• All the big sportswriters seemed to enjoy writing about me as an ignorant cotton-mill boy with nothing but lint where my brains ought to be. That was all right with me. I was able to fool a lot of pitchers and managers and club owners I wouldn't have been able to fool if they'd thought I was smarter.
  • I guess right here is a good place for me to get the record straight on how I got to be "Shoeless Joe." I've read and heard every kind of yarn imaginable about how I got the name, but this is how it really happened:
    When I was with Greenville back in 1908, we only had 12 men on the roster. I was first off a pitcher, but when I wasn't pitching I played the outfield. I played in a new pair of shoes one day and they wore big blisters on my feet. The next day we came up short of players, a couple of men hurt and one missing. Tommy Stouch — he was a sportswriter in Lancaster, Pennsylvania, the last I heard of him — was the manager, and he told me I'd just have to play, blisters or not.
    I tried it with my old shoes on and just couldn't make it. He told me I'd have to play anyway, so I threw away the shoes and went to the outfield in my stockinged feet. I hadn't put out much until along about the seventh inning I hit a long triple and I turned it on. That was in Anderson, and the bleachers were close to the baselines there. As I pulled into third, some big guy stood up and hollered: "You shoeless sonofagun, you!"
    They picked it up and started calling me Shoeless Joe all around the league, and it stuck. I never played the outfield barefoot, and that was the only day I ever played in my stockinged feet, but it stuck with me.
  • Charley Somers, who owned the Indians, was the most generous club owner I have ever seen... The first year I came up to Cleveland, in 1910, I led the league unofficially in hitting. When I went to talk contract with him for 1911, I told him I wanted $10,000. He wasn't figuring on giving me more than $6,000, and he wouldn't listen to me.
    "I'll make a deal with you," I told him. "If I hit .400 you give me $10,000. If I don't, you don't give me a cent."
    It was a deal, I signed the contract, and I hit .408. But I still didn't win the American League batting title. That was the year Ty Cobb hit .420. I was hitting .420 about three weeks before the season was over and Mr. Somers called me in to pay off, told me I could sit it out the rest of the season. I told him to wait until the season was ended and I wasn't quitting. I wrote my own contract the rest of the time I was in Cleveland.
  • They say I was the greatest natural hitter of all time. Well that's saying a lot with hitters like Wagner, Cobb, Speaker and Ruth around. I had good eyes and I guess that was the reason I hit as well as I did. I still don't use glasses today.
  • I have been pretty lucky since I left the big leagues. No man who has done the things they accuse me of doing could have been as successful. Everything I touched seemed to turn to money, and I've made my share down through the years. I've been blessed with a good banker, too — my wife. Handing the money to her was just like putting it in the bank. We were married in 1908 when I was just 19 and she was 15, and she has stood by me through everything. We never had any children of our own, but we raised one of my brother's boys from babyhood.
  • I repeat what I said when I started out — that I have no axe to grind, that I'm not asking anybody for anything. It's all water over the dam as far as I am concerned. I can say that my conscience is clear and that I'll stand on my record in that World Series. I'm not what you call a good Christian, but I believe in the Good Book, particularly where it says "what you sow, so shall you reap." I have asked the Lord for guidance before, and I am sure He gave it to me. I'm willing to let the Lord be my judge.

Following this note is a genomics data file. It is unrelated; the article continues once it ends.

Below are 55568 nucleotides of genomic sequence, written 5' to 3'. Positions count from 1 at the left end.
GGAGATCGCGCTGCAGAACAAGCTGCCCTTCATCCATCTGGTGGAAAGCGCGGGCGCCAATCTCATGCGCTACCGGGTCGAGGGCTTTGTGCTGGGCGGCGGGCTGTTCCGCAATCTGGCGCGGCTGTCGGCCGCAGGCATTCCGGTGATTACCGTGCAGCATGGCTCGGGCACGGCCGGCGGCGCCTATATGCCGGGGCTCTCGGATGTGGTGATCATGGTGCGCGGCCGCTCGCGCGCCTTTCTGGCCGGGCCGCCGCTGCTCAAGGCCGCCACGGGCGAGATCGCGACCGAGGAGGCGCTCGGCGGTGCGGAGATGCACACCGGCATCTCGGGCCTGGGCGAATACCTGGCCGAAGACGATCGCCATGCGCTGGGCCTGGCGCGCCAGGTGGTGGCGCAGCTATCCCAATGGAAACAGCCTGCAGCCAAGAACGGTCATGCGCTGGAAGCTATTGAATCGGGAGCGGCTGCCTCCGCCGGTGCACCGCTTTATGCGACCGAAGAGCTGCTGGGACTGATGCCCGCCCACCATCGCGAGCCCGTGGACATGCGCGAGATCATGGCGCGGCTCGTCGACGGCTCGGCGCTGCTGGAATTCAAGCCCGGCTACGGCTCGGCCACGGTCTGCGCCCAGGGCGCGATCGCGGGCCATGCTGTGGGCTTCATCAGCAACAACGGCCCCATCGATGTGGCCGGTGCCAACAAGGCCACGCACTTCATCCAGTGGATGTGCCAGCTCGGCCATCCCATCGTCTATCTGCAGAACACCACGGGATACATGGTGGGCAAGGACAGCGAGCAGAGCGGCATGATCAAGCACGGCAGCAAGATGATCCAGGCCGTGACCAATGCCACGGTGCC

Quotes about Jackson

Joe's swing was purely natural, he was the perfect hitter. ~ Ty Cobb
  • Joe's swing was purely natural, he was the perfect hitter. He batted against spitballs, shineballs, emeryballs and all the other trick deliveries. … I can still see those line drives whistling to the far precincts. Joe Jackson hit the ball harder than any man ever to play baseball.
    • Ty Cobb, as quoted in Shoeless Joe and Ragtime Baseball (2008) by Harvey Frommer, p. 72
  • In two years, he had risen from a poor millhand to the rank of a player in the major leagues. The ignorant mill boy had become the hero of millions. Out on the hot prairies, teams of "Joe Jacksons" battled desperately with the "Ty Cobbs". There came a day when a crook spread money before this ignorant idol and he fell. For a few dollars, which perhaps seemed like a fortune to him, he sold his honor...
  • Jackson's fall from grace is one of the real tragedies of baseball. I always thought he was more sinned against than sinning.
    • Connie Mack, as quoted in Joe Jackson : A Biography (2004) by Kelly Boyer Sagert, p. 145
  • I decided to pick out the greatest hitter to watch and study, and Jackson was good enough for me.
    • Babe Ruth, as quoted in Say It Ain't So, Joe! : The True Story of Shoeless Joe Jackson (1999) by Donald Gropman
  • I copied Jackson's style because I thought he was the greatest hitter I had ever seen, the greatest natural hitter I ever saw. He's the guy who made me a hitter.
    • Babe Ruth, as quoted in Joe Jackson: A Biography (2004) by Kelly Boyer Sagert
  • Everything he hit was really blessed. He could break bones with his shots. Blindfold me and I could still tell you when Joe hit the ball. It had a special crack.
    • Ernie Shore, as quoted in Baseball America (2001) by Donald Honig, p. 107
  • Jackson was not only a natural hitter, but he had a set style, a grooved swing. I can't ever remember him being in a batting slump. His swing was so perfect that there was little chance of it getting disorganized. He was the greatest natural hitter who ever lived.
    • Tris Speaker, as quoted in Shoeless Joe and Ragtime Baseball (2008) by Harvey Frommer, p. 74